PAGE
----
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What we know about the gun used in the New Zealand mosque shooting



A deadly shooting rampage in New Zealand on Friday has already sparked debate about the country’s gun-control laws, after a shooter mowed down dozens of worshippers at two Christchurch mosques.

Authorities said 49 people were killed, 48 more were injured, and multiple suspects were arrested. New Zealand police have not formally identified the accused gunman, but said a 28-year-old man has been charged with murder.

Police also have not yet released information about the weapon used in the shooting spree or how the suspect obtained it. But live-streamed video of the shooting and photos from a now-defunct Twitter account believed to be the suspect’s show what appear to be semi-automatic rifles and magazines covered in symbols and white writing, some of it in the Cyrillic alphabet.

Some of the writing referred to infamous mass shooters and extremists, such as an Italian national who injured six African migrants last year, and a Canadian man who fatally shot six people in a Quebec City mosque in January 2017.

A police officer stands guard during Friday prayers at the Baitul Mukarram National Mosque in Dhaka, Bangladesh, providing extra security after the Christchurch mosque attacks in New Zealand on March 15, 2019.
REUTERS/Mohammad Ponir Hossain

Read more: Heartbreaking images from inside the New Zealand mosque show wounded people, bodies, and bullet cases after mass shooting killed 49

Writing on the guns also referred to Ebba Akerlund, an 11-year-old victim of a 2017 terror attack in Sweden, according to the Associated Press. White supremacists have frequently touted the girl’s death as a racist excuse to seek “revenge” on Muslims.

In the wake of Friday’s attack, potential gun reform measures are already on the minds of some prominent New Zealanders. Former Prime Minister Helen Clark told ABC News she believed the tragedy would prompt change.

“Personally, I would be surprised if the New Zealand parliament didn’t accept that challenge head-on to strengthen the law,” she said. “We do have gun control. People have to be fit and proper persons to have guns, but undoubtedly the law can be strengthened and improved.”

Guns for the ‘fit and proper’ — with some loopholes

Armed police patrol outside a mosque in central Christchurch, New Zealand, Friday, March 15, 2019.
Associated Press/Mark Baker

New Zealand’s 5 million residents own a cumulative 1.2 million firearms, according to data from the 2017 Small Arms Survey. That figure dwarfs Australia’s per-capita gun ownership rate, where there are just 3.6 million guns among a population of nearly 25 million.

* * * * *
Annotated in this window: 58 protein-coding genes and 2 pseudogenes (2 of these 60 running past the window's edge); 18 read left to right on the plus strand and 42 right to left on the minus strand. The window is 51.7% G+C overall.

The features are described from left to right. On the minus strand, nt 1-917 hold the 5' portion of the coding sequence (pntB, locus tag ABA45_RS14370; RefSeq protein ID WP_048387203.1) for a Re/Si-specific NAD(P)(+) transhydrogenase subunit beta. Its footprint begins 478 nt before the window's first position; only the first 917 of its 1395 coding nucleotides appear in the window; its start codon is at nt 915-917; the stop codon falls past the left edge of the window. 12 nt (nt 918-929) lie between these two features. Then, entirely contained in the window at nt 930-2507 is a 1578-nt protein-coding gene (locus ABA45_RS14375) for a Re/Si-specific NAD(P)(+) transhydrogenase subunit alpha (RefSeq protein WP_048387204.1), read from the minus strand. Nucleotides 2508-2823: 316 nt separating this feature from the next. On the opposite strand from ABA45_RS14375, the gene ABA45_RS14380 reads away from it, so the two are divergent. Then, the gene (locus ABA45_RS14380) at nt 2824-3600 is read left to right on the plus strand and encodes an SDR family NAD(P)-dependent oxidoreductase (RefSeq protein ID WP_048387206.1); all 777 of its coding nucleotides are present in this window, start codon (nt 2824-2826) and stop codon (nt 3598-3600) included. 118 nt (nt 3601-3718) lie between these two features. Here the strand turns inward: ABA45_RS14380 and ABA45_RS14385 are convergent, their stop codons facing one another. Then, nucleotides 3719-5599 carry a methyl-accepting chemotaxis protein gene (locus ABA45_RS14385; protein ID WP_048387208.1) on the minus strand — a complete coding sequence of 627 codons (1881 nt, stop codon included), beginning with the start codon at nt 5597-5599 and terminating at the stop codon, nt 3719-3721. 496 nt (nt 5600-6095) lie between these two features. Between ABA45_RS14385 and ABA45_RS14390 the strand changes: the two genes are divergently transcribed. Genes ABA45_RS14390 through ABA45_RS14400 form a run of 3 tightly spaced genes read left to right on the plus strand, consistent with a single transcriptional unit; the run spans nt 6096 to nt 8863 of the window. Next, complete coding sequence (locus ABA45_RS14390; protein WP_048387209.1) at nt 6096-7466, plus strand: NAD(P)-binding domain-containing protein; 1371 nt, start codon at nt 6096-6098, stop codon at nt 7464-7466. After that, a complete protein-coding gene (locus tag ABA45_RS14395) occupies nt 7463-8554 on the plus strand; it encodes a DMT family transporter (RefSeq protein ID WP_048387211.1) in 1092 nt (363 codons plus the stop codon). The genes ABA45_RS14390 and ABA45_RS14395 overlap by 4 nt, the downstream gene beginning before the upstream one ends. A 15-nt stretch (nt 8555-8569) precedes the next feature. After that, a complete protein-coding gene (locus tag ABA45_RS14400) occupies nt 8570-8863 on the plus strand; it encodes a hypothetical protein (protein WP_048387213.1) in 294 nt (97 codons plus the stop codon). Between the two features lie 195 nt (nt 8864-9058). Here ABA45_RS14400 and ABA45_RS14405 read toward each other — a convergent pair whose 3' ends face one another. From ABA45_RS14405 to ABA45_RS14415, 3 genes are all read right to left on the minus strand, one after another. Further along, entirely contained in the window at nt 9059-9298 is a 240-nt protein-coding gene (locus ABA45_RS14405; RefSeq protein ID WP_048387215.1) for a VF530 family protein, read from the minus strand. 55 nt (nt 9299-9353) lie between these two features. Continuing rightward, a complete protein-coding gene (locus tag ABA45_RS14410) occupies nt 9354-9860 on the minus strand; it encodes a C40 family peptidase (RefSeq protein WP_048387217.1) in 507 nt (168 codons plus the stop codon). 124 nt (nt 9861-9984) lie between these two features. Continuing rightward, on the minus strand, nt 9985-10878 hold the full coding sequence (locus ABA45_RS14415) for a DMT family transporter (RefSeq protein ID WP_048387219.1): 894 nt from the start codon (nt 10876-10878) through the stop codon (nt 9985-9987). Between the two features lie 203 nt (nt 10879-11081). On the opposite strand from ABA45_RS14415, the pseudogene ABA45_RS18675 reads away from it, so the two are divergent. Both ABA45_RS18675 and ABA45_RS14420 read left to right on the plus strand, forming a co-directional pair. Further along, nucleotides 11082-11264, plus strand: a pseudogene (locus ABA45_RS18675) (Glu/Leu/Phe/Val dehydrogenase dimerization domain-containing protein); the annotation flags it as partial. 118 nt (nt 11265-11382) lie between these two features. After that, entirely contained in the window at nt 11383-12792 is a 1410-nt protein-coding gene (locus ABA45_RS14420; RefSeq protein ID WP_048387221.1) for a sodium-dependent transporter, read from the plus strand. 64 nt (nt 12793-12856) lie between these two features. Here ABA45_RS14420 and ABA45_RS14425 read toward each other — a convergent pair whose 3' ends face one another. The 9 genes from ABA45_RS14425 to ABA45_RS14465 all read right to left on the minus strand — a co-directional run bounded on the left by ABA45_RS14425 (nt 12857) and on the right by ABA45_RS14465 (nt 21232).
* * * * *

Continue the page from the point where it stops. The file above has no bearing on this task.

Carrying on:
But both countries still pale in comparison to the United States, where there are far more guns than people, with an estimated 393 million guns for the country’s 326 million people.

New Zealand already has a number of gun-control laws in place, including a licensing system that requires prospective gun owners to pass a background check to determine whether they are a “fit and proper person.”

Self-defense is also not a valid reason to obtain a gun license in New Zealand — residents must prove they require the gun for a “lawful, proper, and sufficient purpose” like hunting or recreational shooting.

Read more: Video of arrest just after New Zealand mosque shootings appears to show how a suspect was caught by police

Police and ambulance staff help a wounded man from outside a mosque in central Christchurch, New Zealand, Friday, March 15, 2019.

But despite the licensing system, New Zealand gun owners are not required to register all of their firearms, as gun owners in most other developed countries do.

In comparison, Australia’s famously strict gun laws ban all semiautomatic rifles and shotguns, and require lengthy waiting periods and background checks before purchases. The country also implemented a massive buyback program in the 1990s, which took more than 650,000 guns out of circulation.

Researchers have even found that Australia’s laws have effectively prevented mass shootings in the two decades since the nation enacted a crackdown on firearms.

New Zealand residents have also begun a vigorous debate over gun-control laws within the last year — particularly when it comes to what they call military-style semiautomatic rifles (MSSAs), and a legal loophole that has allowed many people to purchase them without the special designated licenses.

Since New Zealand law strictly defines MSSAs by their parts, such as their magazine capacities and pistol grips, slight modifications to the weapons can take a gun out of the MSSA category and allow people to purchase them with regular licenses, rather than the specially designated ones.

If New Zealand does crack down on guns in the wake of Friday’s massacre, it wouldn’t be the first time. Lawmakers tightened up regulations around semiautomatic weapons in 1992, two years after a gunman fatally shot 13 people, including two six-year-olds, in the town of Aramoana.

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